Dr. Rachel Kramer
March 7: Pandemic Parenting One Year In
This week as we flipped the calendar to March, many people I spoke with expressed a deep sense of exhaustion and disbelief that we have been living with the pandemic for a full year. One teenager expressed herself in a very succinct and poignant way. She said, “It’s so disappointing to think about missed life opportunities like graduation, school activities, etc. and the fact that I will never get them back. I’m not sure how to process it.” In these simple words, this young woman expressed something many children and parents are feeling.
Some of the losses people have endured during the pandemic feel truly overwhelming and may take many, many months to process and understand. What can parents do to support children who are struggling to cope with experiences or relationships they have lost during the pandemic?
Spend a moment reflecting on the experiences your child has lost over the past year. See if you can carve out time to process your feelings about these losses with a partner or close friend, so that when you speak with your child you can have clarity regarding your feelings and reactions and how they may be the same or different than your child’s feelings.
If your child wants to talk about things they have missed, do your best to listen without judgement. It can be painful to think and talk about a missed family gathering, sports season, or class trip, but simply listening and providing space for your child to express these difficult feelings may ease their intensity a bit.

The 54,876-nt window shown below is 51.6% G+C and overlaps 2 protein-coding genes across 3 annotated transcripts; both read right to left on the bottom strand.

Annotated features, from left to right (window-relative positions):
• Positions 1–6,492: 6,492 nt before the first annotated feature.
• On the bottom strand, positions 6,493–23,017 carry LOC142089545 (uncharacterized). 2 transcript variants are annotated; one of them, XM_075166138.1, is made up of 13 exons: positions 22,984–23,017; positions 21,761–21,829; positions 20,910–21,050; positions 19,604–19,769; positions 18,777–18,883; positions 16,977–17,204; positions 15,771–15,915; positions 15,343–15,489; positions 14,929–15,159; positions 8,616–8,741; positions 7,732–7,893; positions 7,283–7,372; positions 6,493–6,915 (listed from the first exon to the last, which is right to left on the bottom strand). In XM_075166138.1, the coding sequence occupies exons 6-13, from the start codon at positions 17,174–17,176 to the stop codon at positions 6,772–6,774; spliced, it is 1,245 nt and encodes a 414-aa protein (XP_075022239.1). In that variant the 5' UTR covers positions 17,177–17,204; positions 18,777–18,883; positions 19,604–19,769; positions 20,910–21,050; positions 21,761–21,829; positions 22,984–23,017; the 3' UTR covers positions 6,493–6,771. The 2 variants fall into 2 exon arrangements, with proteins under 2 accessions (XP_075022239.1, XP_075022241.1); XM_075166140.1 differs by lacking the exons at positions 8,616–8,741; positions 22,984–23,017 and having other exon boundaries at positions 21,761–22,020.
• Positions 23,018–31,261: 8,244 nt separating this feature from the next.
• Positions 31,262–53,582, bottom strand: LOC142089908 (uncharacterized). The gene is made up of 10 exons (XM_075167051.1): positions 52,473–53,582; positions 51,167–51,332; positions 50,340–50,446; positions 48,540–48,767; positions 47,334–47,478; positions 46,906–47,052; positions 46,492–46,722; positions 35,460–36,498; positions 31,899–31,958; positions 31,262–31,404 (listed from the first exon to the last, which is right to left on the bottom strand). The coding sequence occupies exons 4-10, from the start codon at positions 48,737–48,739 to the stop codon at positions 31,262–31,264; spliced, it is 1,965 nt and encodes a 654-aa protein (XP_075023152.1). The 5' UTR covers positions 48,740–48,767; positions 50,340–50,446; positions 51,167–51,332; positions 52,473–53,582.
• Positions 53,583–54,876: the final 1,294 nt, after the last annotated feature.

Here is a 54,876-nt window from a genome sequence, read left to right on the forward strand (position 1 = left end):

In a situation where your tween or teen is ranting, a couple of helpful parenting scripts recommended by Dr. Lisa Damour include:
“Is there anything I can do that won’t make things worse?”
“Do you want help figuring this out or would it be most helpful if I just listen right now?”
Use words to label and identify feelings. For example,
“You didn’t have a birthday party last year and now we don’t know if we can plan one this year. I see that you are so disappointed. This is really hard.”
“I hear you. It is so frustrating that there won’t be a 5th grade play this year.”
“Sounds like you feel deeply sad about missing graduation.”
Model coping by telling your child (in an age appropriate way) about your strategies for coping with losses you have experienced during the pandemic: perhaps you write in a journal, spend time making or listening to music, or plan a weekly call with friends or family members.
Hold in mind the notion of common humanity: children and families all over the world have suffered losses, but try not to judge your experiences against the experiences of another person or family. A teenager may feel truly devastated about missing out on prom even while a friend is mourning the loss of a beloved grandparent, and all of these feelings are reactions are equally valid.